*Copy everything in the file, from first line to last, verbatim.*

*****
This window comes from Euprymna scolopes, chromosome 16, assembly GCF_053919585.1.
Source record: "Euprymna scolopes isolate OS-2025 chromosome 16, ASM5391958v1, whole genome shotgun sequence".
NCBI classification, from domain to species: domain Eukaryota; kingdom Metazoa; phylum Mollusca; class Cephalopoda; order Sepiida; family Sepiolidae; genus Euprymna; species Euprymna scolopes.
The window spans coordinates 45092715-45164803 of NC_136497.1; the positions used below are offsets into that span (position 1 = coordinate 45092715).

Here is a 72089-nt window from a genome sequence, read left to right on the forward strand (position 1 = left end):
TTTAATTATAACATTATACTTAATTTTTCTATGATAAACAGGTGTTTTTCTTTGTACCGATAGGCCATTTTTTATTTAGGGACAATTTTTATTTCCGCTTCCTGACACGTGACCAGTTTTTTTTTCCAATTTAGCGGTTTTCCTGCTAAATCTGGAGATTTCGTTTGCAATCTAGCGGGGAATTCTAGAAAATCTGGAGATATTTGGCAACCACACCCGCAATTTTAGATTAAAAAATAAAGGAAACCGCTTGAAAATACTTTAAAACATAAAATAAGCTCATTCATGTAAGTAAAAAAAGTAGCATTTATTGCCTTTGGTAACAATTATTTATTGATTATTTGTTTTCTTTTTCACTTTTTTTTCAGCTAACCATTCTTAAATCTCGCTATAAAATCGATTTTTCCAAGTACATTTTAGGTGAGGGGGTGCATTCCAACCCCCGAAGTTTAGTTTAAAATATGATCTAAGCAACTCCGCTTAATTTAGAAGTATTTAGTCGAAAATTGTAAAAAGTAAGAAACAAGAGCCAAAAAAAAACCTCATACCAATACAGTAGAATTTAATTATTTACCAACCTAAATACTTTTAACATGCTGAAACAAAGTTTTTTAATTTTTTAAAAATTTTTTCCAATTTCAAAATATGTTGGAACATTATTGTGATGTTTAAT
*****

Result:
This window comes from Euprymna scolopes, chromosome 16, assembly GCF_053919585.1.
Source record: "Euprymna scolopes isolate OS-2025 chromosome 16, ASM5391958v1, whole genome shotgun sequence".
NCBI classification, from domain to species: domain Eukaryota; kingdom Metazoa; phylum Mollusca; class Cephalopoda; order Sepiida; family Sepiolidae; genus Euprymna; species Euprymna scolopes.
The window spans coordinates 45092715-45164803 of NC_136497.1; the positions used below are offsets into that span (position 1 = coordinate 45092715).

Here is a 72089-nt window from a genome sequence, read left to right on the forward strand (position 1 = left end):
TTTAATTATAACATTATACTTAATTTTTCTATGATAAACAGGTGTTTTTCTTTGTACCGATAGGCCATTTTTTATTTAGGGACAATTTTTATTTCCGCTTCCTGACACGTGACCAGTTTTTTTTTCCAATTTAGCGGTTTTCCTGCTAAATCTGGAGATTTCGTTTGCAATCTAGCGGGGAATTCTAGAAAATCTGGAGATATTTGGCAACCACACCCGCAATTTTAGATTAAAAAATAAAGGAAACCGCTTGAAAATACTTTAAAACATAAAATAAGCTCATTCATGTAAGTAAAAAAAGTAGCATTTATTGCCTTTGGTAACAATTATTTATTGATTATTTGTTTTCTTTTTCACTTTTTTTTCAGCTAACCATTCTTAAATCTCGCTATAAAATCGATTTTTCCAAGTACATTTTAGGTGAGGGGGTGCATTCCAACCCCCGAAGTTTAGTTTAAAATATGATCTAAGCAACTCCGCTTAATTTAGAAGTATTTAGTCGAAAATTGTAAAAAGTAAGAAACAAGAGCCAAAAAAAAACCTCATACCAATACAGTAGAATTTAATTATTTACCAACCTAAATACTTTTAACATGCTGAAACAAAGTTTTTTAATTTTTTAAAAATTTTTTCCAATTTCAAAATATGTTGGAACATTATTGTGATGTTTAAT